Architect: Stephen George & Partners
Structural engineer: BWB Consulting
Steelwork contractor: Barrett Steel Buildings Ltd
Main contractor: Winvic Construction
Client: ProLogis Developments Ltd
Situated on the ProLogis Park Bradford, the 92,000m² Marks & Spencer distribution centre measures 512m × 176m and is said to be one of the largest warehouses ever built in the UK.
Work on site began in early 2009 and the facility was officially opened in July 2010. Speed of construction was always of the essence for this project and the steel framed structure was erected in 12 weeks.
“We needed to erect approximately 30,000m² of steelwork every week to achieve our target,” says Barrett Steel Buildings Joint Managing Director John Brennan. “Feeding the project with sufficient steel was a logistical challenge, while on site we had to have nine erection gangs.”
In order to achieve the required erection programme meticulous planning was also called for and Barrett Steel Buildings – the steelwork design and build contractor – undertook a risk analysis to minimise the effect of any potential errors.
One of the main challenges associated with the steelwork design arose, unsurprisingly, due to the shed’s size and proposed usage. The client wanted to maximise internal space and to that end no internal cross bracing was permitted.
Barrett had to design a complex system of roof bracings which allow the wind loads to be distributed to a series of side bracings, positioned to miss doors, offices and windows.
One of the project’s main features is the roof which includes a series of rafters which are all preset for vertical deflection between the ends of the haunches. This maintains a positive slope for the entire steel roof structure. Although the roof is curved there was a client stipulation that there could not be any negative slopes, as this would create ponding.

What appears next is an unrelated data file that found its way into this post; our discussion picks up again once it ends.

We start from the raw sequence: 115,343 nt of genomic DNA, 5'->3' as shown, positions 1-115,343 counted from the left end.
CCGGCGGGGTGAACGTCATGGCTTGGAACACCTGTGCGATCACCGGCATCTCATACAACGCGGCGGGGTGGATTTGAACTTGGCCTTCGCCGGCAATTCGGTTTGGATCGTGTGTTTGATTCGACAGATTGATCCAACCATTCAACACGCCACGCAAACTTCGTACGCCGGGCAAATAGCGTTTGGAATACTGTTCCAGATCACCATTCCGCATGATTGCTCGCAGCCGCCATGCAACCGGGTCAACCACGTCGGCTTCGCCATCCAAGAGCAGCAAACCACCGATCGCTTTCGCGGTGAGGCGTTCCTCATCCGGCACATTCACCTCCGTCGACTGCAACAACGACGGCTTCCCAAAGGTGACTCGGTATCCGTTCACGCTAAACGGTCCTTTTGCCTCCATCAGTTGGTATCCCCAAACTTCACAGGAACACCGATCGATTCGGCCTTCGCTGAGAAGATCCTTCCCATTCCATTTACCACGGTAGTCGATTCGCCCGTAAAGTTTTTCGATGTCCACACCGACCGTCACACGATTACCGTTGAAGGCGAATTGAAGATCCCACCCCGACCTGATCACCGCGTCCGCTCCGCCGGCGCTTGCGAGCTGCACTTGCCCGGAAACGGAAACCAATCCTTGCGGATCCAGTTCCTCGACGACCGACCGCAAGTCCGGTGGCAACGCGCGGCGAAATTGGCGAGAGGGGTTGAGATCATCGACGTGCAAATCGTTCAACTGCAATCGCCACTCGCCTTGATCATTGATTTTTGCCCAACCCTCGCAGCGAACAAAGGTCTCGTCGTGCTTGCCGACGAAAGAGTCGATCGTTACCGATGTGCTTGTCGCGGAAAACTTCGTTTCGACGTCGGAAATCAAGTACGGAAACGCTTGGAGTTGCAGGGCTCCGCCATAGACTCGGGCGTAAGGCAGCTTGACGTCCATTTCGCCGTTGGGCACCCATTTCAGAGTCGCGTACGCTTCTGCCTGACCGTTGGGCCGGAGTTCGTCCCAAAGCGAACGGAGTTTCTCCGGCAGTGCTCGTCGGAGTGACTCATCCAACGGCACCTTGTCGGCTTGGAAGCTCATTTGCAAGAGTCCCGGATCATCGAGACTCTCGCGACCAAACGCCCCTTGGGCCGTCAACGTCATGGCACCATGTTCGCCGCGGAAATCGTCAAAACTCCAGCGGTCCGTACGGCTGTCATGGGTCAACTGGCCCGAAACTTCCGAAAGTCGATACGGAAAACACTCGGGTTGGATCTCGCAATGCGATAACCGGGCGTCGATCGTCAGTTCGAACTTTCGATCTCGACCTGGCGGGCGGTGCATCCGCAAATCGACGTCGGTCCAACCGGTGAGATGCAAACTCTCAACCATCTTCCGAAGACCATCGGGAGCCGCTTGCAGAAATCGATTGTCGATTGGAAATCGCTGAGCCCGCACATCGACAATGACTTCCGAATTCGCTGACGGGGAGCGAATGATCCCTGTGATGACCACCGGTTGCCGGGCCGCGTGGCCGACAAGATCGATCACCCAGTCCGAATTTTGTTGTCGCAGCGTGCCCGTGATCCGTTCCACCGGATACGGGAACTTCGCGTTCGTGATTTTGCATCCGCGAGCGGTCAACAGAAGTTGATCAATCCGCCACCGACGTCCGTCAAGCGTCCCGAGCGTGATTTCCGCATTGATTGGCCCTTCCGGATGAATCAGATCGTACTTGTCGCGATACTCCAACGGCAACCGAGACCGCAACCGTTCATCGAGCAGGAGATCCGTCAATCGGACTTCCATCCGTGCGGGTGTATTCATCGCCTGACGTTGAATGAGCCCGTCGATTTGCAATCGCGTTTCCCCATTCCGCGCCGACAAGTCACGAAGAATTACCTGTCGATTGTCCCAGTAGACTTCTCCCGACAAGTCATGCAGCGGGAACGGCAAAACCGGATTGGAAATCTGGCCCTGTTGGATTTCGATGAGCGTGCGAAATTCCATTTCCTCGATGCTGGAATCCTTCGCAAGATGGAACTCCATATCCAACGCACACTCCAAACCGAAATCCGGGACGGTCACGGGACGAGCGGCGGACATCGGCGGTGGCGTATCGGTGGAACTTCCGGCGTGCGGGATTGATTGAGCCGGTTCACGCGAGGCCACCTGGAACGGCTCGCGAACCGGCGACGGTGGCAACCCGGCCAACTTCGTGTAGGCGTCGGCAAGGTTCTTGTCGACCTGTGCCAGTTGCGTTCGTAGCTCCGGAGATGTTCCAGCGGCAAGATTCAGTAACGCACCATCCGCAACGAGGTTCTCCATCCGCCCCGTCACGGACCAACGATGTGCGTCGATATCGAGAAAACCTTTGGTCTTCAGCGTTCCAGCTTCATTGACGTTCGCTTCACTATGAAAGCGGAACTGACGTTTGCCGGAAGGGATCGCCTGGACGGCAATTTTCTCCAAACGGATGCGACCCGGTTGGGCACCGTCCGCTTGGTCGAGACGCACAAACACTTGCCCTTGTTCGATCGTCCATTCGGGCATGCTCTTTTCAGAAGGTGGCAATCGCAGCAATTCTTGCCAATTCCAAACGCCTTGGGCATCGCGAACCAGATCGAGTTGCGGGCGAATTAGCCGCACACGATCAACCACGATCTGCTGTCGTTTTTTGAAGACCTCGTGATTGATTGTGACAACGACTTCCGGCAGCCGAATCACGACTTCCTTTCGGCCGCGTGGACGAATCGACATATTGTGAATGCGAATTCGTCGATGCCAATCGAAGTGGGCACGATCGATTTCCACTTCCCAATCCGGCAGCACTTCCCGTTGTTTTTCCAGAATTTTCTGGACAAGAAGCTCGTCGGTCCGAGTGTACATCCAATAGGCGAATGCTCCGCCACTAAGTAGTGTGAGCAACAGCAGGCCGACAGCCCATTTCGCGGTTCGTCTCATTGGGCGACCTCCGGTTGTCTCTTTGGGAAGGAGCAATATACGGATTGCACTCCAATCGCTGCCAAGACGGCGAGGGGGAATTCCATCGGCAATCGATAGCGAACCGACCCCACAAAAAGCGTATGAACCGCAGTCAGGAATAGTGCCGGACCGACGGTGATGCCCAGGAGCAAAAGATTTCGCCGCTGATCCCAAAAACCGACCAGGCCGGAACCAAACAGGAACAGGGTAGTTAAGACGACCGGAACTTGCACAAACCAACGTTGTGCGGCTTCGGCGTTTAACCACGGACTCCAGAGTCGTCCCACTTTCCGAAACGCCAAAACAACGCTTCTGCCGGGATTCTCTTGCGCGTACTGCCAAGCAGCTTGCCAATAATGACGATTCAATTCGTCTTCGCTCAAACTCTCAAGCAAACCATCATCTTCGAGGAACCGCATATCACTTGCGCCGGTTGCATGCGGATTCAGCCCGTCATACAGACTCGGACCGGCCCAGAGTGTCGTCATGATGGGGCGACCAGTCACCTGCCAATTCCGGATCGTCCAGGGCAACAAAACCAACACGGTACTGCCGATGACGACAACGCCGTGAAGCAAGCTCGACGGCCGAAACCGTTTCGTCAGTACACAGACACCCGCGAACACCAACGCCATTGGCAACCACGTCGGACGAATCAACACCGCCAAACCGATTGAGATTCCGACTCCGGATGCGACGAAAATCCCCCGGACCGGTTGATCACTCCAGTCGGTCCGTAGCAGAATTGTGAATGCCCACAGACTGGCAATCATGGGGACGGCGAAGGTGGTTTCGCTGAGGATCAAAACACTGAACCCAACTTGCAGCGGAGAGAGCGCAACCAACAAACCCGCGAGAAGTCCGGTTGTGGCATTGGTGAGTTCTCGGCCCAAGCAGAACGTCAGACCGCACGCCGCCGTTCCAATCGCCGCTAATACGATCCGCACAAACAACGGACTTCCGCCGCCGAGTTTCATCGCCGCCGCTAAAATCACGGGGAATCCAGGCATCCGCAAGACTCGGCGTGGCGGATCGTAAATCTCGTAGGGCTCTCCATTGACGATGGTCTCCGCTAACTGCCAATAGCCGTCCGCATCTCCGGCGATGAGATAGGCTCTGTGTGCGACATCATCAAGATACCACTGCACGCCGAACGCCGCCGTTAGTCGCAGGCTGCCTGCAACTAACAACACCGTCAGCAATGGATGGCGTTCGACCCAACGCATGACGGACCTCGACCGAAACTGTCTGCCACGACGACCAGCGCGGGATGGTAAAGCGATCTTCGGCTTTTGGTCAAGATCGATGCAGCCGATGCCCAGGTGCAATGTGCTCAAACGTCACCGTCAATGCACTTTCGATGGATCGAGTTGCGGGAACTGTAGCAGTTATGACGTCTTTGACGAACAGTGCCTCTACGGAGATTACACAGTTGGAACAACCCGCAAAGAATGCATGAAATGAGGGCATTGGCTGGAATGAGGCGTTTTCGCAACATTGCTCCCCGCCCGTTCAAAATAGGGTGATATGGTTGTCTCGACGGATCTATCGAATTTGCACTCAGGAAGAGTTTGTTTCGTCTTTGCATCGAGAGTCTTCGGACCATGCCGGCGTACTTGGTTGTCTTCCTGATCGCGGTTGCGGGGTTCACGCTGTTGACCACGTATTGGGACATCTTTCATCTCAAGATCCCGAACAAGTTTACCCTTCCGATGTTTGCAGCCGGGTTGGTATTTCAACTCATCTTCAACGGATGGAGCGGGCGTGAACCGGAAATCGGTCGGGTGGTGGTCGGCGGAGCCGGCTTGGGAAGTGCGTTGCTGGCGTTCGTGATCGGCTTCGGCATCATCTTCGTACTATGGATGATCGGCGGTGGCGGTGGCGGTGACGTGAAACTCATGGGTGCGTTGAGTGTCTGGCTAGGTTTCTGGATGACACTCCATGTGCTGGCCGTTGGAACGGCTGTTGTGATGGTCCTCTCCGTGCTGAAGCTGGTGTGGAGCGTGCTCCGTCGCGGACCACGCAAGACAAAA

Barrett also quickly identified that the combination of a very shallow curved roof over a huge span added up to a few unique design issues.
Firstly, the cold rolled purlins had to run straight, avoid rotation between supports, be pitched at differing points along the rafters, and had to be set vertically at exactly the correct level.
“This meant that every purlin cleat was unique and had to be individually numbered. This unique reference was scribed into the rafters during production to once again minimise the effects of assembly error,” adds Mr Brennan.
Future expansion and adaptability also played a big role in the design, as BWB Consulting Project Engineer Dom Ginty explains: “The steel frame has been designed to accept an additional four levels of mezzanine tied to the portal frame at first floor level.”
Summing up the project, the judges say the exterior conceals the sophistication of the engineering design, fabrication and erection for economy and speed. The extremely slender columns, at wide spacing, soar upwards to support a very light curved roof, avoiding valley drainage. The steelwork is outstandingly light and may well become a benchmark for such projects.
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